Skip to main content

Style Magazine

Social Anxiety

Nov 29, 2010 09:26AM ● By Style

Not everyone has thoughts of sugarplums dancing in their heads this time of year.

For many, the holidays actually conjure up anxiety as they brace for the onslaught of relatives, office parties and school events. About eight out of ten adults occasionally suffer negative reactions to the holidays, ranging from the blues to severe depression. And for those with anxiety, the thought of mingling with strangers and making small talk can seem unbearable.


It’s only six weeks from Thanksgiving to New Year’s and this excessive demand on time and wallets can cause stress. But rest assured, you can survive if you take back control of your experience. Karen Houseworth is a behavioral health therapist for Mercy Medical Group who teaches classes on surviving the holidays. “I give people guidelines of what they can do to have less anxiety and what I ask them to do first off is to keep their holiday expectations reasonable and realistic,” says Houseworth. “Set limits and determine what’s most important to you and your family.” Also, she encourages people to take care of themselves and not to let go of sleep, exercise or healthy living.

Houseworth understands that this may mean making changes to tradition – compromise by setting a time limit at work functions or letting your in-laws only stay for two nights instead of four. Also, consider alternatives to gift-giving if money has added to the stress. Try giving to a charity instead or whittle down the gift list to a select few.


For some, anxiety is a reality 365 days a year. Social anxiety disorder is defined as a fear in social situations that can lead to panic attacks. These people often believe they will embarrass themselves in public, resulting in them avoiding social situations. According to Maxine Barish-Wreden, M.D., co-director of Sutter Downtown Integrative Health Care, these anxieties usually go back to an incident in childhood or adolescence that then replays itself out physically when a situation triggers the emotion.

An estimated 19.2 million Americans have a social anxiety disorder. Physical signs of social anxiety disorder include panic attacks, intense anxiety, chest constrictions, difficulty breathing, sweating, shaking, pounding of the heart, diarrhea, upset stomach and abdominal pain. If diagnosed – by a physician or psychologist – most will first try cognitive behavioral therapy, and only then, if more help is needed, turn to medication.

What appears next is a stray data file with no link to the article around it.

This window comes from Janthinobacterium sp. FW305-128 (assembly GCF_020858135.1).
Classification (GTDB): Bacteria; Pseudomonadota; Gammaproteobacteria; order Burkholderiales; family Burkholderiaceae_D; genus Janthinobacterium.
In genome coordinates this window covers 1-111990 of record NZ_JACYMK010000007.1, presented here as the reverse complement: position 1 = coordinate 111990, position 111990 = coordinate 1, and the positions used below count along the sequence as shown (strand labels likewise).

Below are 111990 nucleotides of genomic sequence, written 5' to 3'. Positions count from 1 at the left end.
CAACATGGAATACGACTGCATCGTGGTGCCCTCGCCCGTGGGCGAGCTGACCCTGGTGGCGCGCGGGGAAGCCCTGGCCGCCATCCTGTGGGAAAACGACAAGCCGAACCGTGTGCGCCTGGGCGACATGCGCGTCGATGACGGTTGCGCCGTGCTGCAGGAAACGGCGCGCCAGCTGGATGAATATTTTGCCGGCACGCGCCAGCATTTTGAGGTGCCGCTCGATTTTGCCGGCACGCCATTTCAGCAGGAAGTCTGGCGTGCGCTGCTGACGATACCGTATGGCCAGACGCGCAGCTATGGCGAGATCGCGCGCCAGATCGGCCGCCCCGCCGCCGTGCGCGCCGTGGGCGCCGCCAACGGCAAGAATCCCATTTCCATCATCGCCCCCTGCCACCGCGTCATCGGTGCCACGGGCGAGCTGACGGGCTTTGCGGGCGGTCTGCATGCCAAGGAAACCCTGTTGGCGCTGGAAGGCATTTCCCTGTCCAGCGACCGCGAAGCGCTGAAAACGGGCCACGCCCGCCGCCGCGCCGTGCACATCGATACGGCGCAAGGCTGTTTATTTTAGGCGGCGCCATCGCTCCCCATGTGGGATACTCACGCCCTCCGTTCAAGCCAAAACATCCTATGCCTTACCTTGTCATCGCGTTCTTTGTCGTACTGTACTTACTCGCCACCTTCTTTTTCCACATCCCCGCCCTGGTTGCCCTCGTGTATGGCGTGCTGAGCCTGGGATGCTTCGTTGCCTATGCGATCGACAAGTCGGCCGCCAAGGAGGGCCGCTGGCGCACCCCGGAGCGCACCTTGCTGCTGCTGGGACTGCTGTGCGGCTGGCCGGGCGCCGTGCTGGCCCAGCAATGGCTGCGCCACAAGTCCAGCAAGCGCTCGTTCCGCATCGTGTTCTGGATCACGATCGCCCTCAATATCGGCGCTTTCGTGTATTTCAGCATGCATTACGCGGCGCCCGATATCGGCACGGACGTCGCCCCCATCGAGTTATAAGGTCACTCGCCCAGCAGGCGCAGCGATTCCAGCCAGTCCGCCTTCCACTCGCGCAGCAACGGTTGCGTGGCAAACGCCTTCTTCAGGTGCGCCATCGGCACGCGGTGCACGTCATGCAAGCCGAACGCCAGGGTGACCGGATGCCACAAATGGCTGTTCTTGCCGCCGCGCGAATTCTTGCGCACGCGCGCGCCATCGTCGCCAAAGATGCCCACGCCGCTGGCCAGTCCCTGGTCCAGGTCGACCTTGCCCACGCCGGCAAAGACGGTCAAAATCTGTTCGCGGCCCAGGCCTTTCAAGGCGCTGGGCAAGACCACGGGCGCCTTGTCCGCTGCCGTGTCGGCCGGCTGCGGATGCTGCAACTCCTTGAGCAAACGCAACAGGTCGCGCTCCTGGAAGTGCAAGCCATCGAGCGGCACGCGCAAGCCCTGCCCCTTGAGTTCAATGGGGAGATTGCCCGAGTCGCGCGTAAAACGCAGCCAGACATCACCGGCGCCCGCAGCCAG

“I think if you’re having symptoms, the first step is to make sure there is nothing physically wrong,” says Barish-Wreden. Then, try exercising a minimum of 30 minutes a day and look at your nutrition. “So once you rule out medical, lifestyle and nutrition, then you consider mind-body intervention, such as cognitive behavioral therapy,” she adds.


But how do those with anxiety power through the holidays? “It’s the freedom to say that everyone might be judging me, but I’m judging them more,” Barish-Wreden says. Then, learn to notice where you’re being judgmental and respond to it with compassion. “In a social situation, you don’t have to be comfortable, but instead it may help to be playful. Create some games,” she recommends. Try telling a friend about the game so you can be held accountable. For instance, challenge yourself to find out something interesting about 50 percent of the partygoers.

“It also helps that before you go to a party, to not just think it, but imagine it. Sit quietly for a period of time. Imagine people will be really lovely. We respond to images, so the more creativity, imagination and physical experience in a body, the more likely you are to have success.”